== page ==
The Price of Cuban Normalization

Ever since the release of an American citizen following negotiations between Raul Castro’s government and the Obama administration, the president outlined a handful of steps that he intends to take to better relations between the two countries. This represents a potential thaw in the cold relationship between Cuba and the United States that froze following Fidel Castro’s historic rise to power and the United States’ attempts to overthrow the communist regime.

The United States’ announcement that it would pursue the normalization of ties with Cuba resulted in a national debate on its merits. Critics of the embargo claim that the cold ties with Cuba did not benefit the Cuban citizens, believing that normalization would result in a bottom-up change in the political and social climate of the nation. However, those who stand by the embargo claim that Cuba’s leaders have yet to demonstrate any desire to change their political atmosphere and allow Cuban citizens the freedoms that the United States gives to all of its citizens.

Cuba has done nothing to demonstrate that it is ready for change. According to Freedom House, Cuba is “not free.” The Cuban government denies Internet access and freedom of the press. On December 30, authorities detained journalist Reinaldo Escobar and other political dissidents prior to a free speech demonstration. Even after Obama’s announcement to improve ties, the Cuban government continues to curb civil liberties and implements the same illiberal policies that are antithetical to what the United States represents. However, the United States continues to believe that normalizing ties with countries like Cuba could result in governments changing their policies and moving towards democratization.

This has been a continuous problem with American foreign policy since Richard Nixon normalized relations with China in the early 1970s. Despite opening up trade and economic relationships with Mao Zedong’s government, the Chinese government continued to implement the same policies curbing speech and press freedoms. The 1989 student protests at Tiananmen Square resulted in a massacre by government troops. Stories about it are censored within China. Though the goals of Nixon’s normalization with China were to put pressure on the Soviet Union and to facilitate the end of the Vietnam War, the continuation of Western influence on China did not result in a change of illiberal policies within the Chinese government.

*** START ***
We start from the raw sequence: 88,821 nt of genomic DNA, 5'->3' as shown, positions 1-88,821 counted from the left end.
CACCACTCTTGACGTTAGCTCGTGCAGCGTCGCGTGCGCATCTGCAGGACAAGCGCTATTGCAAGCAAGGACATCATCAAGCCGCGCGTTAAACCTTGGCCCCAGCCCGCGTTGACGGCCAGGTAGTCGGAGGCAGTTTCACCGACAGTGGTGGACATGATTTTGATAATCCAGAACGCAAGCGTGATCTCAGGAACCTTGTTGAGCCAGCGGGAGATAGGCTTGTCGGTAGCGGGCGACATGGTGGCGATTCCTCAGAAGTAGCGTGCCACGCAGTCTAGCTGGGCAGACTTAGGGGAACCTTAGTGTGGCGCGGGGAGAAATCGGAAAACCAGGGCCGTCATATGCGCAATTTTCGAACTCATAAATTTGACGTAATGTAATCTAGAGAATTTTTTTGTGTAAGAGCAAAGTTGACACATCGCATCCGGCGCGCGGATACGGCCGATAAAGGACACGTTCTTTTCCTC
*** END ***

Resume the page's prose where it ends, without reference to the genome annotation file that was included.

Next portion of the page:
A less-discussed example of how United States’ normalization strategy failed to bring democratic and social change was when the United States facilitated the creation of the Palestinian Authority. Following the Oslo Accords between the State of Israel and the Palestine Liberation Organization (PLO), the United States played a key role in enabling the PLO to become a governing body in the areas of Judea, Samaria, and Gaza. In a nutshell, the United States and its allies believed that giving a terrorist organization funding, as well as access to the media, would result in changing Yasser Arafat’s attitude and result in a peaceful end to the Israeli-Palestinian conflict. Arafat’s successor, Mahmoud Abbas, not only embezzles the millions of dollars in aid given by Western countries, but he also denies his people the right to free speech by imprisoning journalists who speak ill of him. On top of that, he continues Arafat’s genocidal campaign against Israel, inciting his people to kill Jews through the state-run media. Rather than displaying hopes for peaceful dialogue and coexistence, the Palestinian Authority under Abbas continues to promote separation, violence, and the denial of Israel’s existence.

If history is any indicator, then it shows that unless a true change of government and leadership occurs, there will not be any changes to the undemocratic, illiberal policies that the United States and the Western world stand against. Cubans should not continue to suffer under a dictatorial regime that prevents them from exercising freedoms of speech and of the press. Why should the United States attempt normalization with governments that do not proactively work toward reforming their policies and giving their people basic civil liberties?

The United States should wait until Raul Castro firmly demonstrates his commitment to democratic reforms before the United States goes any further in normalizing ties with Cuba. How can the United States serve as a beacon of liberalism and freedom when it is willing to compromise on its core principles and normalize relationships with those who deny freedom to their people?

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